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Christof Pearce

Deglacial sea level history of the East Siberian Sea and Chukchi Sea margins

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  • Thomas M. Cronin, United States Geological Survey
  • ,
  • Matt O'Regan, Stockholm University
  • ,
  • Christof Pearce
  • Laura Gemery, United States Geological Survey
  • ,
  • Michael Toomey, United States Geological Survey
  • ,
  • Igor Semiletov, Russian Academy of Sciences, Tomsk National Research Polytechnic University
  • ,
  • Martin Jakobsson, Stockholm University

Deglacial (12.8-10.7ka) sea level history on the East Siberian continental shelf and upper continental slope was reconstructed using new geophysical records and sediment cores taken during Leg 2 of the 2014 SWERUS-C3 expedition. The focus of this study is two cores from Herald Canyon, piston core SWERUS-L2-4-PC1 (4-PC1) and multicore SWERUS-L2-4-MC1 (4-MC1), and a gravity core from an East Siberian Sea transect, SWERUS-L2-20-GC1 (20-GC1). Cores 4-PC1 and 20-GC were taken at 120 and 115m of modern water depth, respectively, only a few meters above the global last glacial maximum (LGM; ∼ 24 kiloannum or ka) minimum sea level of ∼ 125-130 meters below sea level (mb.s.l.). Using calibrated radiocarbon ages mainly on molluscs for chronology and the ecology of benthic foraminifera and ostracode species to estimate paleodepths, the data reveal a dominance of river-proximal species during the early part of the Younger Dryas event (YD, Greenland Stadial GS-1) followed by a rise in river-intermediate species in the late Younger Dryas or the early Holocene (Preboreal) period. A rapid relative sea level rise beginning at roughly 11.4 to 10.8ka (∼400cm of core depth) is indicated by a sharp faunal change and unconformity or condensed zone of sedimentation. Regional sea level at this time was about 108mb.s.l. at the 4-PC1 site and 102mb.s.l. at 20-GC1. Regional sea level near the end of the YD was up to 42-47m lower than predicted by geophysical models corrected for glacio-isostatic adjustment. This discrepancy could be explained by delayed isostatic adjustment caused by a greater volume and/or geographical extent of glacial-age land ice and/or ice shelves in the western Arctic Ocean and adjacent Siberian land areas.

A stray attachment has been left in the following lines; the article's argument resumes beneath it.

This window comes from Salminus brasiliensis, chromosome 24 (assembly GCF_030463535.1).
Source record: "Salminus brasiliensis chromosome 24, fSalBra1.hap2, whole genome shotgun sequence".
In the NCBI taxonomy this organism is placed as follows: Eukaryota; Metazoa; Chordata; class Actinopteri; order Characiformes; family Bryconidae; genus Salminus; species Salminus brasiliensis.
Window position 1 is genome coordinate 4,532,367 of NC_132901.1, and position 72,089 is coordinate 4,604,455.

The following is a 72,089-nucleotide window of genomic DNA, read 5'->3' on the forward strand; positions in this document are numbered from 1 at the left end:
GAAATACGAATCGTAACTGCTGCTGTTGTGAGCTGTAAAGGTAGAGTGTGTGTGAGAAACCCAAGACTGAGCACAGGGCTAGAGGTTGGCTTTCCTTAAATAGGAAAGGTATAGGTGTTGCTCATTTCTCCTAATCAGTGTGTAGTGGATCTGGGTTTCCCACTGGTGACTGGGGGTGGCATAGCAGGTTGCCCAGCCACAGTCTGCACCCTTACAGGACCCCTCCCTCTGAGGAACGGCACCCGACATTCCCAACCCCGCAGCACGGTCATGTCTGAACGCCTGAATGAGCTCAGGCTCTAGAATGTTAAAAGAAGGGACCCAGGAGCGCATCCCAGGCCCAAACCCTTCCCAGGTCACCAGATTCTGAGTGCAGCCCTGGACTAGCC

Original languageEnglish
JournalClimate of the Past
Pages (from-to)1097-1110
Number of pages14
Publication statusPublished - 5 Sep 2017
Externally publishedYes

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